Federal officials are balking at the District's plan to sell one of Washington's oldest buildings -- the fire department's former Engine Co. No. 5 at 3212 M St. in Georgetown -- without assuring its preservation.

In addition, the National Capital Planning Commission refused last week to approve the sale of the city's Georgetown incinerator in a separate historic preservation dispute with the city. The federal planning agency must approve the sale of "excess" public property in the District.

The commission approved the sale of 25 other city properties, however, including abandoned schools, police stations and fire houses. The District is hoping to raise an estimated $15 million from the sales. The fate of the old fire house and tavern site may be decided when the commission meets again today.

Commission members say the District has allowed the historic fire station, built in 1797 as a bank and later used as the town hall, mayor's office and a hotel, to deteriorate for almost 40 years. Now, they say, the District is unwilling to give assurances that it will be preserved if sold.

The city's director of planning and the mayoral representative on the planning commission, Alfredo Escheverria, told the commission that city officials do not want to rule out the possibility of razing the building.

A loophole in the city's Historic District Act allows the city or a buyer to demolish a building if it is deemed to be deteriorated and "unsafe," even if the building is on the National Register of Historic Landmarks, as is Engine Co. No. 5.

Federal planning officials say the old fire house is indeed deteriorated, but largely because of city neglect. The District has done little to protect or preserve the building since it was abandoned by the fire department in 1940, officials say.

"The city hasn't put a dime in that building for 40 years," says Nancy Taylor, chief of the planning commission's historic preservation branch. "It's in deplorable condition, with ceilings and floors rotten because of a badly leaking roof." She says the city should not be allowed to profit from its own negligence.

The second dispute involves the incinerator property at 31st and Water streets NW. One vacant corner is said to be the site of Suter's Tavern, where George Washington signed the agreement establishing the nation's capital and where Pierre L'Enfant reportedly drew up his plans for the new city.

Federal officials call this one of the city's more important archeological sites and want an exploratory "dig" conducted before the property is bulldozed and new buildings constructed.

Escheverria insists the city has no money to do an archeological dig, which he estimates could cost $50,000 to $60,000. The city sees the incinerator site as the most valuable of all 27 properties and hopes to sell it at auction. While city officials will give no estimates on the value of individual properties, they estimate all 27 could bring in about $15 million.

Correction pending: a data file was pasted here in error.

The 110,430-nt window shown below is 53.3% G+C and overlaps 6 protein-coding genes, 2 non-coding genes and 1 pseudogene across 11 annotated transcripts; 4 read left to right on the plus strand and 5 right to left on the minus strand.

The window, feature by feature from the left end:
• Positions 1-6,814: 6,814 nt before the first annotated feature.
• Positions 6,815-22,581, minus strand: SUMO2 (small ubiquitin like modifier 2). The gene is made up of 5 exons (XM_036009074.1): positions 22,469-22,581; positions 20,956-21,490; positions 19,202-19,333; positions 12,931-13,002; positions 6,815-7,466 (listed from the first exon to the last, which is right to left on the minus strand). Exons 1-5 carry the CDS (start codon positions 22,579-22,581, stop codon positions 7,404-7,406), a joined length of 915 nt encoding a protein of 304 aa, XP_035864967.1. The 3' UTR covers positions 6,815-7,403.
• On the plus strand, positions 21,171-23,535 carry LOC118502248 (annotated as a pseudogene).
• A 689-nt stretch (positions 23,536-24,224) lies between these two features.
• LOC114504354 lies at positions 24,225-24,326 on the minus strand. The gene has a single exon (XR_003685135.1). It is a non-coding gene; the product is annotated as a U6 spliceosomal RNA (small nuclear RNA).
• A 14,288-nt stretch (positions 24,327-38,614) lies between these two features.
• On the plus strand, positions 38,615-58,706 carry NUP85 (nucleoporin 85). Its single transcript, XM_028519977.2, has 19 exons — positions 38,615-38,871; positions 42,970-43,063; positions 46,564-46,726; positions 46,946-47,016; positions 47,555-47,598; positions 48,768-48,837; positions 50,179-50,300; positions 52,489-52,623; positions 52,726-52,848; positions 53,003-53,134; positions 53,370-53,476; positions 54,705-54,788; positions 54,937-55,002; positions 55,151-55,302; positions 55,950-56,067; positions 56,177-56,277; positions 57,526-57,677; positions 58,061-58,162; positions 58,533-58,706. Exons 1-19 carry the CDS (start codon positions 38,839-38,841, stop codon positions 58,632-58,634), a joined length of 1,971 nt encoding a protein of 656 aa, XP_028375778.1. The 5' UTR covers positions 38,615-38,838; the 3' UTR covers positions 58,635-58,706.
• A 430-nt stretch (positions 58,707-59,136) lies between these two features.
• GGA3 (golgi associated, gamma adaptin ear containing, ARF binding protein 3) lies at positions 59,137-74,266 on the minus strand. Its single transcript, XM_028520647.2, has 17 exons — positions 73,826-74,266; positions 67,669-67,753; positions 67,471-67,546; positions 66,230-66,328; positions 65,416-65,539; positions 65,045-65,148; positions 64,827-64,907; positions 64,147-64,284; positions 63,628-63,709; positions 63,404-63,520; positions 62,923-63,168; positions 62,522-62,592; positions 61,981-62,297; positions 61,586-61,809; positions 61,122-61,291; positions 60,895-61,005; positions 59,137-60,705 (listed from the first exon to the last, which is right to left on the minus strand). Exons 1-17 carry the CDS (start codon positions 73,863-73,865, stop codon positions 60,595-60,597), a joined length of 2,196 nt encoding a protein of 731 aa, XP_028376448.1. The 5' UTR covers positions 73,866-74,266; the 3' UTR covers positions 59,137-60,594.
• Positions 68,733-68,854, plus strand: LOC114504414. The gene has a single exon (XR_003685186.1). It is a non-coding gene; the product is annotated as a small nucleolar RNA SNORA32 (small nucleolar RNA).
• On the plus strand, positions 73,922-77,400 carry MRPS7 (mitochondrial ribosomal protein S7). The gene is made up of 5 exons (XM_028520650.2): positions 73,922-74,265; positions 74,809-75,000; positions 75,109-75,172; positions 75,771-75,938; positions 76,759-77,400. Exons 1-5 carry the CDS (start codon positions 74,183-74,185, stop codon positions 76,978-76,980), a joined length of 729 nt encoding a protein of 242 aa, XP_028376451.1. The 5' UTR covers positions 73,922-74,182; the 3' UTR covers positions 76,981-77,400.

Taylor, who went through the building several weeks ago, helped draft the report of the Joint Committee on Landmarks, the city-federal group that reviews actions affecting historic city properties. The committee has urged that neither the fire house nor the incinerator site be sold until there are guarantees the fire house will be restored and an archeological dig carried out on the Suter Tavern site.

Commission officials have suggested that universities here might be interested in doing the archeological work at little cost to the city. New York University students are now doing archeological digs in Rock Creek Park with the National Park Service.

Officials said while the old fire house may have to be almost gutted, the historic shell and the old stable could be preserved. "A lot of buildings have been brought back from worse condition than this," Taylor said. Escheverria strongly objects to any conditions being put on the sale of the two properties, however. "The trouble with archeological digs is they (archeologists) could look for things all the way back to the Cro-Magnon era and 2,500 feet underground. . . . They are extensive and cumbersome. . . . The District doesn't have the funds to conduct that kind of survey," he said at last week's meeting. He said that it is only "speculation" that Suter's Tavern was located on the site, although Taylor says at least one historian has located the tavern there. He suggested that instead of an archeological dig, artifacts unearthed on the site by bulldozers and construction workers could be put aside and preserved.

One planning commission member, Ann Loikow, called it "incredible" that the federal agency would even consider approving the sale of properties that are in historic districts before the sales have been reviewed under the National Historic Preservation Act -- a review required by law.

Besides the old fire house and incinerator site, there are four other properties in either the Georgetown or the Capitol Hill Historic Districts proposed for sale: the Corcoran School at 2715 M St. next to Rock Creek Park, a vacant lot next to the Addison School at P and 33rd streets NW, and on Capitol Hill the former Ninth Police Precinct at 525 9th St. NE and a house at 403 11th St. NE.

The sale of the Corcoran School was opposed at last week's commission meeting by the director of the nonprofit Washington International School, Dorothy Bruchholz, who said she feared the 1899 school building would be demolished or altered. "We want to restore the school and we oppose any finding that its public purpose is exhausted," she said. City-owned property can be sold, with planning commission approval, only when it no longer serves any "public purpose," according to federal law.